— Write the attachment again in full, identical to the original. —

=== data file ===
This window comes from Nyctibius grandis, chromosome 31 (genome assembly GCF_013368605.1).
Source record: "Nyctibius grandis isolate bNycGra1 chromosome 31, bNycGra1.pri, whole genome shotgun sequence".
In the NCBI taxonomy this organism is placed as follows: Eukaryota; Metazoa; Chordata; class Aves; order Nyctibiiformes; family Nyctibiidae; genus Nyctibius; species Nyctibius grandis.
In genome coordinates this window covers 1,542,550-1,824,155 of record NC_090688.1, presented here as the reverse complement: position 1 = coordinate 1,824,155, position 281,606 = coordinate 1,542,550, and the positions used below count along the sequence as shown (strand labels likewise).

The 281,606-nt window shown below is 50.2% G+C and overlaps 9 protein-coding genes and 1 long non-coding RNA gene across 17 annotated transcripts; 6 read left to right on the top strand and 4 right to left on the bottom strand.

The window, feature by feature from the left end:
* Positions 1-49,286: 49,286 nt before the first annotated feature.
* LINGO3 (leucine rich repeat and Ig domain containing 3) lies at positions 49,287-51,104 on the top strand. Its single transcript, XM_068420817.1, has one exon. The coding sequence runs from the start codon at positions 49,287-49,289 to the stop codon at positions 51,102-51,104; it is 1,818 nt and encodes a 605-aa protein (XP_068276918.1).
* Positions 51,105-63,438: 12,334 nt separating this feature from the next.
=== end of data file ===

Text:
This window comes from Nyctibius grandis, chromosome 31 (genome assembly GCF_013368605.1).
Source record: "Nyctibius grandis isolate bNycGra1 chromosome 31, bNycGra1.pri, whole genome shotgun sequence".
In the NCBI taxonomy this organism is placed as follows: Eukaryota; Metazoa; Chordata; class Aves; order Nyctibiiformes; family Nyctibiidae; genus Nyctibius; species Nyctibius grandis.
In genome coordinates this window covers 1,542,550-1,824,155 of record NC_090688.1, presented here as the reverse complement: position 1 = coordinate 1,824,155, position 281,606 = coordinate 1,542,550, and the positions used below count along the sequence as shown (strand labels likewise).

The 281,606-nt window shown below is 50.2% G+C and overlaps 9 protein-coding genes and 1 long non-coding RNA gene across 17 annotated transcripts; 6 read left to right on the top strand and 4 right to left on the bottom strand.

The window, feature by feature from the left end:
* Positions 1-49,286: 49,286 nt before the first annotated feature.
* LINGO3 (leucine rich repeat and Ig domain containing 3) lies at positions 49,287-51,104 on the top strand. Its single transcript, XM_068420817.1, has one exon. The coding sequence runs from the start codon at positions 49,287-49,289 to the stop codon at positions 51,102-51,104; it is 1,818 nt and encodes a 605-aa protein (XP_068276918.1).
* Positions 51,105-63,438: 12,334 nt separating this feature from the next.